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sword, or the crossbow; and a multitude poured in from all parts, from far and near, from north and from south, from Maine and from Anjou, from Poitou and from Brittany, from Flanders, from Aquitaine, and from Burgundy, from Piedmont, and the borders of the Rhine. All the adventurers by profession, all the brave and vagabond spirits of Europe, came eagerly at his call. Some were knights, and captains of war; others simple foot soldiers, and “servants at arms,” such was the phrase of the time. Some demanded money in hand, others were content with their passage, and all the booty they could gain. Many wished for an estate in England, a domain, a castle, a town; while others simply bargained for a Saxon wife. William refused no one; and during the spring and the summer, in all parts of Normandy, workmen of every kind were employed in building and equipping vessels.

During these preparations, William presented himself, at St. Germain, before Philip, king of France, and, saluting him with a deference which his ancestors had not always paid to their sovereigns, “ You are my seigneur,” said he ; “if it please you to aid me, and that God give me grace to obtain my right in England, I promise to do you homage for that realm, as if I held it of you.” Philip assembled his council of barons and freemen, without whom he could decide no important affair. The barons were of opinion that he could in no wise aid William in his conquest.

You know,” said they to their king, “ how little the Normans obey you now, — they will obey you less, if they possess England. Besides, it will be a great expense to aid the Duke in his enterprise ; and, if it fail, we

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shall have the English for our mortal enemies." Wil. liam, thus repulsed, retired in discontent from Philip.

The rendezvous for the vessels and men-at-arms was at the mouth of the Dive, a river which falls into the sea between the Seine and the Orne. month the winds were contrary, and the Norman fleet was detained in the harbour. At length a southern breeze carried it to St. Valery near Dieppe. Then the bad weather recommenced, and it was necessary to cast anchor, and wait several days. During this time the tempest shattered several vessels, and many of their crews perished. At this accident, murmurings arose among the troops already fatigued with their long delay. The soldiers, idle in their tents, passed the day in conversing upon the dangers of the voyage, and the difficulties of the enterprise they had" undertaken. “ There has yet been no battle,” said they, “and already several of our companions are no more !” Then they fell to examining and calculating the number of dead bodies which the sea had thrown upon the shore. These sights abated the ardor of the adventurers who had enlisted with so much zea and some broke their engagement and retired.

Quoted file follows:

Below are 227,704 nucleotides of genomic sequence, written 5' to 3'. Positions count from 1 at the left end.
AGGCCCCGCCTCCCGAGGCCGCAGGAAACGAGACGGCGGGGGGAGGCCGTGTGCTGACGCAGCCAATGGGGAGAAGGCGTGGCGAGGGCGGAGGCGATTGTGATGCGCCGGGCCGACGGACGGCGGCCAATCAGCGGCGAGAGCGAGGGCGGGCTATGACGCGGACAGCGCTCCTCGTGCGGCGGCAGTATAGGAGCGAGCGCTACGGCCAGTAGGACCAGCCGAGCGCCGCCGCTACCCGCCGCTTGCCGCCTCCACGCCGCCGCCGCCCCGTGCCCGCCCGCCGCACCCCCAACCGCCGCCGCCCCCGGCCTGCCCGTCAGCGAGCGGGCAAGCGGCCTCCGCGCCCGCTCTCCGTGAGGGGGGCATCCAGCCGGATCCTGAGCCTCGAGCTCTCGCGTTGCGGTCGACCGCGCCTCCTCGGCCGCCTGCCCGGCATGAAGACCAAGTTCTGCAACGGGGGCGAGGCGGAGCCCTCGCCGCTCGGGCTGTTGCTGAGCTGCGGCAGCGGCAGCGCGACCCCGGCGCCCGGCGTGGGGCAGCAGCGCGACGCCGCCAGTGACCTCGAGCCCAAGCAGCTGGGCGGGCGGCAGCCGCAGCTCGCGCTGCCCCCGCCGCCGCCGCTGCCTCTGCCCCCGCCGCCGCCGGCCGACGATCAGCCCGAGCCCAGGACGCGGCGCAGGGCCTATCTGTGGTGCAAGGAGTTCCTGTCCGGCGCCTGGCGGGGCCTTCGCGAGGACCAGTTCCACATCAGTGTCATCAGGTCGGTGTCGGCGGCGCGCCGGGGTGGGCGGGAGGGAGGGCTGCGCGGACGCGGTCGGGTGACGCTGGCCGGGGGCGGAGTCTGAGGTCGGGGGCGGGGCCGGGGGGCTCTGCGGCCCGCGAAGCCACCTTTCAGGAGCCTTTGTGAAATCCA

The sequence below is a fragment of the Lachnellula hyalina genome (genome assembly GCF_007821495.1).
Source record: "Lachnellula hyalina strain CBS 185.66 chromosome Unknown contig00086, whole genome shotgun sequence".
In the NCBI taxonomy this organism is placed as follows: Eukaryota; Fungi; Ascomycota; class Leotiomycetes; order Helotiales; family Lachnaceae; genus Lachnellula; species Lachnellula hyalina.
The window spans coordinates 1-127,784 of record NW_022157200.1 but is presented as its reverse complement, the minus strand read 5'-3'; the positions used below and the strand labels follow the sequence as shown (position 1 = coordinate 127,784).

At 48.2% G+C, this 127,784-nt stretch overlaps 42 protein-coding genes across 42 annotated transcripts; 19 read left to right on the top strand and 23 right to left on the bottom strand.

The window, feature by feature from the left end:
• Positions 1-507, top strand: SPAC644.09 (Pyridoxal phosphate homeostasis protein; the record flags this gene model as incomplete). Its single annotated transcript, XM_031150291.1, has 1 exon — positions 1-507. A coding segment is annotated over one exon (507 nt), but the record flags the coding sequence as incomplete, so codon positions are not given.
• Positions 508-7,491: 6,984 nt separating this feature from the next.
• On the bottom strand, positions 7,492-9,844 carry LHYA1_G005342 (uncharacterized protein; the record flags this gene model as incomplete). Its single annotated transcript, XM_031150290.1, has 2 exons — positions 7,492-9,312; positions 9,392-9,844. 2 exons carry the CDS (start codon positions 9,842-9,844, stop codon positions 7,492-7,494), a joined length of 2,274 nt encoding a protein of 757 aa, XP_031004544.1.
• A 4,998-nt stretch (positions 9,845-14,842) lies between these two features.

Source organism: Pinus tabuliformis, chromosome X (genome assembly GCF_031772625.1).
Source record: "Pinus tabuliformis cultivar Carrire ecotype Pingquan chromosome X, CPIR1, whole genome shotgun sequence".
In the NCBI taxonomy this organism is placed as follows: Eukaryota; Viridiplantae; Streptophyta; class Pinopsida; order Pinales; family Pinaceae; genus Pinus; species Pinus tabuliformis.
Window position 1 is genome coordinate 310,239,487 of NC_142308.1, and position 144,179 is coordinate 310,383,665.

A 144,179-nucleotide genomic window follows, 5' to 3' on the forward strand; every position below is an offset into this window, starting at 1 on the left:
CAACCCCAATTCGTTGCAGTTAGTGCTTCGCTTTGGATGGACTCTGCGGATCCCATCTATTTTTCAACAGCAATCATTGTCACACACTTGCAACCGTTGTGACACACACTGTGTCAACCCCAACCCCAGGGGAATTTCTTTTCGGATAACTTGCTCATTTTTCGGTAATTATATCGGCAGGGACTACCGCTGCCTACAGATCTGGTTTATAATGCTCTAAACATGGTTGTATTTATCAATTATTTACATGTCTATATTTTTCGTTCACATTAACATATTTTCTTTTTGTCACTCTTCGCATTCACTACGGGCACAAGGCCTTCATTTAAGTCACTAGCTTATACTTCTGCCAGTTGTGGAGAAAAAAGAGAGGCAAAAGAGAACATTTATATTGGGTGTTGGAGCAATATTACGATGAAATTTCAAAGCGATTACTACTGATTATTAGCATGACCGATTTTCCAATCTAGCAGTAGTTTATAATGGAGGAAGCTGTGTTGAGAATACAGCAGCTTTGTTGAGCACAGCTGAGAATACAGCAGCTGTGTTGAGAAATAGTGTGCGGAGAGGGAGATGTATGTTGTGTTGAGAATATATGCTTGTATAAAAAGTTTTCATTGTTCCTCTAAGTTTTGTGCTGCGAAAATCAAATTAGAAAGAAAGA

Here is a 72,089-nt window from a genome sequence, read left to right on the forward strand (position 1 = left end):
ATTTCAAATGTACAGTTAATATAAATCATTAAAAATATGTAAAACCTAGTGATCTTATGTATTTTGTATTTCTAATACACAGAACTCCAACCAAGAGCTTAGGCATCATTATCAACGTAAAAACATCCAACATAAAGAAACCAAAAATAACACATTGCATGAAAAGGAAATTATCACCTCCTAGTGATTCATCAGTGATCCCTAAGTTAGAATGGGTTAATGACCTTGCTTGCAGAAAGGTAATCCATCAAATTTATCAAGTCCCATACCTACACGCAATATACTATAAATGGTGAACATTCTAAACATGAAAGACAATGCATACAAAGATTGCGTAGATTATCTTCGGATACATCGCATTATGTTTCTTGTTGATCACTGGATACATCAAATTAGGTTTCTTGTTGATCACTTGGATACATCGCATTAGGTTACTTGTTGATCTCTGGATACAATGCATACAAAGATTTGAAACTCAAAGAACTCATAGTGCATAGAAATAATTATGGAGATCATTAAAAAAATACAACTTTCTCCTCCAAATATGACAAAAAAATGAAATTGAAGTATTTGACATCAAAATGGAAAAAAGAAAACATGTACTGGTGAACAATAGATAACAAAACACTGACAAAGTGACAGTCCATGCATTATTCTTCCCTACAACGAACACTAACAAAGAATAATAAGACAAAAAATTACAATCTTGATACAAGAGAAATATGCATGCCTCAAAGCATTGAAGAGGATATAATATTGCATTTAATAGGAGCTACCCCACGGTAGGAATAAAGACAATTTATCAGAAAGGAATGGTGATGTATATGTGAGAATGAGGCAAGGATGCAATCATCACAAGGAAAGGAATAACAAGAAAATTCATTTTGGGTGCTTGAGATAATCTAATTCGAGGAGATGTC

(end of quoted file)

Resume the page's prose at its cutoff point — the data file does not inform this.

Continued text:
Very foolish,” said the soldiers, 5

very foolish is the man who pretends to conquer another's land ; God is offended at such designs, and now he shows his anger by refusing us a favorable wind !” At last, perhaps from real superstition, perhaps for the mere purpose of diverting their followers from unwelcome thoughts, the Norman chiefs conducted the relics of St. Valery in great pomp, and with a long procession, through the camp. All the